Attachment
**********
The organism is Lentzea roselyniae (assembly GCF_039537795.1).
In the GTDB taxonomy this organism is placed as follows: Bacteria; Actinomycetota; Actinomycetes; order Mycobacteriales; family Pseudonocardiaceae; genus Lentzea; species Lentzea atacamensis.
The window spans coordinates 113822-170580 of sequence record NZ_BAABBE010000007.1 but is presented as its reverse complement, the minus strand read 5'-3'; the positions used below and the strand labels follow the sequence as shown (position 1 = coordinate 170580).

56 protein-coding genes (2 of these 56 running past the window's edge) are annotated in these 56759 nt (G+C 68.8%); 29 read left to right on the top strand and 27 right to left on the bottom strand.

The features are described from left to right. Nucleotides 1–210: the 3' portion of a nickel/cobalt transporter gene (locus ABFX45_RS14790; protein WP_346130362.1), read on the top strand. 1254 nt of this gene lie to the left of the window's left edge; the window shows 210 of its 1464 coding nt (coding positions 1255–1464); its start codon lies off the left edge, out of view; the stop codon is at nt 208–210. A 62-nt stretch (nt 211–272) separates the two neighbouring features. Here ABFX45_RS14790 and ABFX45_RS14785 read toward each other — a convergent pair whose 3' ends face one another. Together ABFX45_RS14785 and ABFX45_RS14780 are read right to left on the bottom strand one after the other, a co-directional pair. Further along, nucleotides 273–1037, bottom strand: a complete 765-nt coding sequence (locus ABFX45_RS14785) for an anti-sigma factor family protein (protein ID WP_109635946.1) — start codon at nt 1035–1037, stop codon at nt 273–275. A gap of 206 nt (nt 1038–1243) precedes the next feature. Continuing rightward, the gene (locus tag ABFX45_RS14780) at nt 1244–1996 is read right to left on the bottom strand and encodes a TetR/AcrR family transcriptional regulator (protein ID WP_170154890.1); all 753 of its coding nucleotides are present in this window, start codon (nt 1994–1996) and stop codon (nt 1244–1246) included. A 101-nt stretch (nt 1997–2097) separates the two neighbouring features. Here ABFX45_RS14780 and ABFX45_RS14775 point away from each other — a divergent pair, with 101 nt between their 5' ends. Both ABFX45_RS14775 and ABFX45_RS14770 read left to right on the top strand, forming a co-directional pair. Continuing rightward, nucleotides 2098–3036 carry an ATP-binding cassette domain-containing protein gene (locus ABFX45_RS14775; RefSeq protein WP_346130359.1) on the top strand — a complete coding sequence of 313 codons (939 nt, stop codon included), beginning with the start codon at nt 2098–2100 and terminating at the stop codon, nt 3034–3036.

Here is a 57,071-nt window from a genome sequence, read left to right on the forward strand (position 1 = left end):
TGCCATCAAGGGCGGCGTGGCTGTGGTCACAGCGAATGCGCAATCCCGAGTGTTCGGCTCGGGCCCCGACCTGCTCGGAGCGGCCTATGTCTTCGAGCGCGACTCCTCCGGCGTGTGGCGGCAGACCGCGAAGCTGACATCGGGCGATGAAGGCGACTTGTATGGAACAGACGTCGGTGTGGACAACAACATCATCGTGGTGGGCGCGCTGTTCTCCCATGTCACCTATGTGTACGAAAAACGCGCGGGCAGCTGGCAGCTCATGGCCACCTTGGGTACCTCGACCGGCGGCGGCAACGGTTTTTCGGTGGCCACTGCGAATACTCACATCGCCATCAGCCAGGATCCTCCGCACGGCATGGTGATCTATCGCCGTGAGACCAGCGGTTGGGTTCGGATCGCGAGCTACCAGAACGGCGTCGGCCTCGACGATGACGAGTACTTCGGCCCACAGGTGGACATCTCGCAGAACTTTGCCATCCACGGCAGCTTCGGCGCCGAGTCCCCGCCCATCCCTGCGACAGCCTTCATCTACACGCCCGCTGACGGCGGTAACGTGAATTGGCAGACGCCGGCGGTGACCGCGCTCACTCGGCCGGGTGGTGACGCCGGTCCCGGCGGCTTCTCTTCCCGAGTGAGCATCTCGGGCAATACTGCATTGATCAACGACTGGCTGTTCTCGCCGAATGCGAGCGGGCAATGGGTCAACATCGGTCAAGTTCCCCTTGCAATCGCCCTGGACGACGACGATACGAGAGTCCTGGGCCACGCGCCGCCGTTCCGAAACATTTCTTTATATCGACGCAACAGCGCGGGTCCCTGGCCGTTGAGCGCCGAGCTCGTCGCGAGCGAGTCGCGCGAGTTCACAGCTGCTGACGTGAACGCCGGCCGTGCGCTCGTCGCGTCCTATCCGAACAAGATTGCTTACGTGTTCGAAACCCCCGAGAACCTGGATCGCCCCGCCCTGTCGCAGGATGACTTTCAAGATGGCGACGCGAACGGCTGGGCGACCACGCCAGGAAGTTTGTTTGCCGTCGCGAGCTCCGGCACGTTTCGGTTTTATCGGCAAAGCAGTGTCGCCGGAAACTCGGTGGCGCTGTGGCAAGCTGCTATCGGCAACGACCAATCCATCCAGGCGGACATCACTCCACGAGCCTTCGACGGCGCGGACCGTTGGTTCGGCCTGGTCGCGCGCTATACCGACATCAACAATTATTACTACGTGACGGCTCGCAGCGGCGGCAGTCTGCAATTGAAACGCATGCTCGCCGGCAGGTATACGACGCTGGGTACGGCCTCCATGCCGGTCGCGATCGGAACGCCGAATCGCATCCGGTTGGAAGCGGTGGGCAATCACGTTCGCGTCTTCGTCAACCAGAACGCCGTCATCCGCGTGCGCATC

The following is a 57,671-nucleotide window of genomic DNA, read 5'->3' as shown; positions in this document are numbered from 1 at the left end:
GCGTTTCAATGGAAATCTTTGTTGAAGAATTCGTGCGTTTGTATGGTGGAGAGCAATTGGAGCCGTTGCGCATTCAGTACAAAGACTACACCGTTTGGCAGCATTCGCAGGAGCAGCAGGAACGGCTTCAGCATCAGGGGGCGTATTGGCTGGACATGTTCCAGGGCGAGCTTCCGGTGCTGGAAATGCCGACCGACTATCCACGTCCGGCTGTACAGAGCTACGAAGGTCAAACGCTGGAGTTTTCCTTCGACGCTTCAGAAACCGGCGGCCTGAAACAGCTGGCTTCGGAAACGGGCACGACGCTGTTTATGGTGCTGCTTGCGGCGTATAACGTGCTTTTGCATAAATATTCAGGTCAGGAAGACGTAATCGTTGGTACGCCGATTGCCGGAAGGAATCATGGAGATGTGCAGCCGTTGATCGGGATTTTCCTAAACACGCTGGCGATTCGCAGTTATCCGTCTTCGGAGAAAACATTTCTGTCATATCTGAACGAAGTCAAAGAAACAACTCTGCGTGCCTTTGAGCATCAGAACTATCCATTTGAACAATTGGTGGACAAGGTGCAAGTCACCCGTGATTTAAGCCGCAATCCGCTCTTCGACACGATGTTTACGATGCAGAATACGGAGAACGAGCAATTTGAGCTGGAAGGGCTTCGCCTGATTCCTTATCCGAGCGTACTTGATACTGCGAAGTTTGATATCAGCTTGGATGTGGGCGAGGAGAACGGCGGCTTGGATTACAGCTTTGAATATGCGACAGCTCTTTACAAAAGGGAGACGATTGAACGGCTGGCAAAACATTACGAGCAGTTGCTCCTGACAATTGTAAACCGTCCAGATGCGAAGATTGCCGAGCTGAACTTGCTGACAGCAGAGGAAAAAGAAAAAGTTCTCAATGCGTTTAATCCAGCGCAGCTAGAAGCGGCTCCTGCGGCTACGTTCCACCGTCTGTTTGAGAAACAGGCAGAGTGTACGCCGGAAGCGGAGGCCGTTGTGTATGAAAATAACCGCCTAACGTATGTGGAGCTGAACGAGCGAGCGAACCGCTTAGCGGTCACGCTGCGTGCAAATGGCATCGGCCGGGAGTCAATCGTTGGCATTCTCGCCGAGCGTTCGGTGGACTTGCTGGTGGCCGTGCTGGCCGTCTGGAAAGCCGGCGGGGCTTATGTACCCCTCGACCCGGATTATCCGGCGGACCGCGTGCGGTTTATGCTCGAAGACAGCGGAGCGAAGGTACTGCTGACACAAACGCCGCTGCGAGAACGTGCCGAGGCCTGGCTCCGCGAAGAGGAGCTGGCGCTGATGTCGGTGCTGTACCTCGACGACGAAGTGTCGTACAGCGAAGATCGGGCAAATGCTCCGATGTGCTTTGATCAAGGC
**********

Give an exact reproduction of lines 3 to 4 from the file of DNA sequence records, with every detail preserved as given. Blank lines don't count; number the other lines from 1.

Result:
The window spans coordinates 113822-170580 of sequence record NZ_BAABBE010000007.1 but is presented as its reverse complement, the minus strand read 5'-3'; the positions used below and the strand labels follow the sequence as shown (position 1 = coordinate 170580).

56 protein-coding genes (2 of these 56 running past the window's edge) are annotated in these 56759 nt (G+C 68.8%); 29 read left to right on the top strand and 27 right to left on the bottom strand.